Mar 21, 2019
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Mar 23, 2019
Founded by five pioneers of skiing, Arapahoe Basin Ski Area opened in December of 1946 with one tow rope and a $1.25 lift ticket. Since then, Arapahoe Basin has undergone two terrain expansions and several renovations and upgrades, but the ski area has maintained the same local, laid-back vibe. The vision for A-Basin began with Larry Jump (and his wife, Marnie), Thor Groswold, Sandy Schauffler, Dick Durrance and the legendary Max and Edna Dercum. You can find runs named for these pioneers on "Founders' Ridge" in west Montezuma Bowl.
How a Legend was Born
In 1945-1946, the Winter Sports Committee from Denver's Chamber of Commerce hired two men to make a statewide survey of potential ski area sites – Laurence "Larry" Jump, a Dartmouth grad and 10th Mountain Division veteran, and Frederick "Sandy" Schauffler, Amherst grad and member of the 1940 Olympic ski team. At the time, only Berthoud Pass (which has since closed) qualified as a winter sports area.
After surveying the area, Jump and Schauffler's site recommendation was the west side of Loveland Pass. When they learned that the U.S. Forest Service was issuing a prospectus for bids on the Arapahoe Basin site, the two pioneers recruited Olympic medalist Richard "Dick" Durrance for credibility. The three men formed Arapahoe Basin, Inc on May 14, 1946. On June 10, 1946, they submitted an application for a special use permit to the USFS. Eleven days later, the plan was approved. Wilfred "Slim" Davis, a ranger with the USFS, designed the trail layout; the run "Davis" in The Beavers is named for him.
Larry met Max Dercum, a local resident and forestry professor from Pennsylvania, who owned several mining patents on the Arapahoe Basin Ski Area site. Larry immediately hired Max to work on the mountain to utilize his forestry background.
Arapahoe's directors had an initial plan for the ski area: stocks were sold for $1.00 but not enough shares were sold to develop the group's initial plan. Arapahoe Basin opened for its inaugural 1946-1947 season with just a rope tow, which was located at midway and moved skiers several hundred feet up the mountain. Skiers were transported to the base of the tow in an Army weapons carrier pulled by a four-wheel drive vehicle.
During the first season the skier-day count was 1200. Skier-day visits jumped to more than 13,000 during A-Basin's second season. The area's gross income in 1947-1948 was reported at $30,000.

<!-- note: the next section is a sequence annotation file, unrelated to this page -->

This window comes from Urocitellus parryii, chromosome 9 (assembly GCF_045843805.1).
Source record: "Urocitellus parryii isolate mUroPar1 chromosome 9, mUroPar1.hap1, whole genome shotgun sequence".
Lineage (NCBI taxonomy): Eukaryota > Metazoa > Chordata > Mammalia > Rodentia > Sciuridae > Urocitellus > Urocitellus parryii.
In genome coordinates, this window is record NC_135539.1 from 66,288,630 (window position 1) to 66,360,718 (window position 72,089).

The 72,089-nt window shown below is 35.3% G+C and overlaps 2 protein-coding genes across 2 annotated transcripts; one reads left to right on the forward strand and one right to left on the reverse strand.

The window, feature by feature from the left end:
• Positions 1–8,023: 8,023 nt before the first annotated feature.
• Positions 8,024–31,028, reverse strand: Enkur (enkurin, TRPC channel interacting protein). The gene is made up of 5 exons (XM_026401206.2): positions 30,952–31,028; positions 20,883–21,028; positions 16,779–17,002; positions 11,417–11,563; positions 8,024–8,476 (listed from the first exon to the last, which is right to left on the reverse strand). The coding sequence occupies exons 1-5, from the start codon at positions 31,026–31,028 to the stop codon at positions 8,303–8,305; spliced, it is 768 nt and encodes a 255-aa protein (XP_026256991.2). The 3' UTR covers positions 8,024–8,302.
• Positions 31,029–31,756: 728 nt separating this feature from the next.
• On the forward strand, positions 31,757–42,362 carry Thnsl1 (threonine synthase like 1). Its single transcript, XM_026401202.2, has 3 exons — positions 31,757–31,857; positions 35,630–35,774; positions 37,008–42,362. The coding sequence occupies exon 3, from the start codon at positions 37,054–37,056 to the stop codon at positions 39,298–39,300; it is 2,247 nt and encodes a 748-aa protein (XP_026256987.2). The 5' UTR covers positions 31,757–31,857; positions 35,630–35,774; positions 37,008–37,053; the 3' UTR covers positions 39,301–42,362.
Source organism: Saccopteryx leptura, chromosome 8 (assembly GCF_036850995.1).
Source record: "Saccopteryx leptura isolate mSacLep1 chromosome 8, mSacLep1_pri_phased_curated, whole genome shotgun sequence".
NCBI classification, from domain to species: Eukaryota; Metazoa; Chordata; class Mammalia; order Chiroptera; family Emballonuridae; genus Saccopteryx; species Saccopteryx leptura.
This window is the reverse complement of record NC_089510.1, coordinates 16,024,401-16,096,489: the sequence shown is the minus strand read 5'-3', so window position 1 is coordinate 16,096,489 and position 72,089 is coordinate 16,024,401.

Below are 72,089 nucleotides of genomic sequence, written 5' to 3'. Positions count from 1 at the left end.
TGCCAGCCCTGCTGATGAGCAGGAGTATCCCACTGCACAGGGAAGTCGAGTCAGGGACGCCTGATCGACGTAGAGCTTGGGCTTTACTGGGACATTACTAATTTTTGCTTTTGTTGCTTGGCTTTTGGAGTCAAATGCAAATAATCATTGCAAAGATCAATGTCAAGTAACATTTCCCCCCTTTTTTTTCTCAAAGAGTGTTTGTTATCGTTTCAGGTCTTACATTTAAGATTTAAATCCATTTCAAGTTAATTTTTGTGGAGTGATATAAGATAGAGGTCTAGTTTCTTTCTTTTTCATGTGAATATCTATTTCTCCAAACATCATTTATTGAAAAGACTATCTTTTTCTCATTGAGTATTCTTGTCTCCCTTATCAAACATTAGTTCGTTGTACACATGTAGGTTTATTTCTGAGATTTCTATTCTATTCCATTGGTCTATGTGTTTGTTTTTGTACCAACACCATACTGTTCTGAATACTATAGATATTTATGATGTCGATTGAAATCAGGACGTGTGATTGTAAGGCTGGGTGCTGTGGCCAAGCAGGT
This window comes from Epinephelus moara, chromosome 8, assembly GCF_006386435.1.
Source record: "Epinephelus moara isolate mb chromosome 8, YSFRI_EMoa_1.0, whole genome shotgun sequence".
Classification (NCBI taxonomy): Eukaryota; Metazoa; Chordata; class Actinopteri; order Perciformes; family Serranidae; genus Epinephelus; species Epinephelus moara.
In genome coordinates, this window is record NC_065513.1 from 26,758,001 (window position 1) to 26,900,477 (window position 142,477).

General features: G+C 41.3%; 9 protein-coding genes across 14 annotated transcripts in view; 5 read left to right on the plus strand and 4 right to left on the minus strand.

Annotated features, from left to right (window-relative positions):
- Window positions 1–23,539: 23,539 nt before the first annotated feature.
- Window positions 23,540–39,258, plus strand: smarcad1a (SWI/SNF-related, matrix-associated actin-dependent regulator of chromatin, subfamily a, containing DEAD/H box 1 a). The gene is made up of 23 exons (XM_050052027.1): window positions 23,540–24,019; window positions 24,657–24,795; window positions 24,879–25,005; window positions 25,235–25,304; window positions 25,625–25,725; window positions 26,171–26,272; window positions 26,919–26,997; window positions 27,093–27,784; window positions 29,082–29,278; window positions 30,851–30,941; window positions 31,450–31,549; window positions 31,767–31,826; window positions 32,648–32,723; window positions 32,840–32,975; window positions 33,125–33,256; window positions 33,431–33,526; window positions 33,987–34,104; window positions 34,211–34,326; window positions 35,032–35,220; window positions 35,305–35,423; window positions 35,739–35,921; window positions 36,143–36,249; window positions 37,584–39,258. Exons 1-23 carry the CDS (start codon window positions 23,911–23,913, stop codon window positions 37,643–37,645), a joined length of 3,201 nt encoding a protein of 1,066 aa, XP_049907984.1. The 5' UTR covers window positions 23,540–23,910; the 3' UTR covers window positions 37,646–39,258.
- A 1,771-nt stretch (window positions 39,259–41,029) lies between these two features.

According to Larry Jump, Arapahoe's first single chairlifts incorporated some military surplus 'tinker toy' tows along with steel structures. These were the first post-war lifts ordered in Colorado. A 100 kilowatt army surplus generator and electric motors powered all of the lifts.
The "village" at the foot of the slopes consisted of a 32 by 40 foot shelter, housing a lunch counter, ski shop and ski school. A first aid patrol room was near the base of the lower lift, as were a row of outhouses.
Changes in ownership
Larry Jump sold the ski area in the mid-1970s to ski patroller Joe Jankovsky. In 1978, Ralston Purina purchased the ski area and made several capital improvements, including the installation of the Pallavicini Lift. Vail Resorts briefly owned A-Basin until it was forced by the federal government to divest its ownership in the Basin in August 1997. Dundee Resort Development, a subsidiary of Dream Unlimited Corporation ("Dream") of Toronto, Canada, acquired A-Basin later that year.
The Dream years
Over the 20 years of its ownership, Dream has made improvements to the ski area, keeping its technology up-to-date without compromising the local vibe. A snowmaking system was installed in 2002, making A-Basin a prominent contender in Colorado's race to open. The chairlift at Lenawee was replaced in 2001, and the Black Mountain Express high-speed quad lift was installed in 2010. The mid-mountain restaurant and event space, Black Mountain Lodge, was opened in the spring of 2007 and new deck was added in the summer of 2008. A $1.2 million parking expansion and reconfiguration took place in the summer of 2008 which included a pedestrian tunnel under Highway 6, 300 additional parking spaces and a new shuttle bus system to transport guests from the upper parking lot to the base area.
Dream has invested millions of dollars into A-Basin's skier services since 2013. That year saw a $1 million renovation of the popular 6th Alley Bar & Grill. In 2015, the Kids Center, a new snowsports building was constructed in the base area, housing kids lessons and rentals, as well as a state-of-the-art First Aid room. The next projects included an overhaul of the Season Pass Office and Mountain Goat Plaza stage. The Arapahoe Sports Retail Shop underwent a $2.3 million renovation and expansion in the summer of 2016.
In January of 2008, Arapahoe Basin expanded its acreage by 80 percent with the addition of Montezuma Bowl on the backside of the mountain. This 400-acre expansion was the biggest terrain expansion in North America in 2008, constructed with minimal environmental impact. Montezuma Bowl features groomers, glades and rolling terrain for intermediate through expert skiers and riders, serviced by a fixed-grip quad lift.
In its 72nd year, Arapahoe Basin completed yet another terrain expansion - The Beavers & The Steep Gullies. This terrain was constructed with minimal environmental impact and features rolling trails, open bowls, gladed tree skiing, and steep, rocky chutes. It added 468 new acres, 34 new runs and a new fixed-grip quad lift servicing The Beavers. This terrain expansion was the largest in the U.S. for the 2018-19 season and grew The Basin's acreage by nearly 50 percent, bringing the total to 1,428 acres.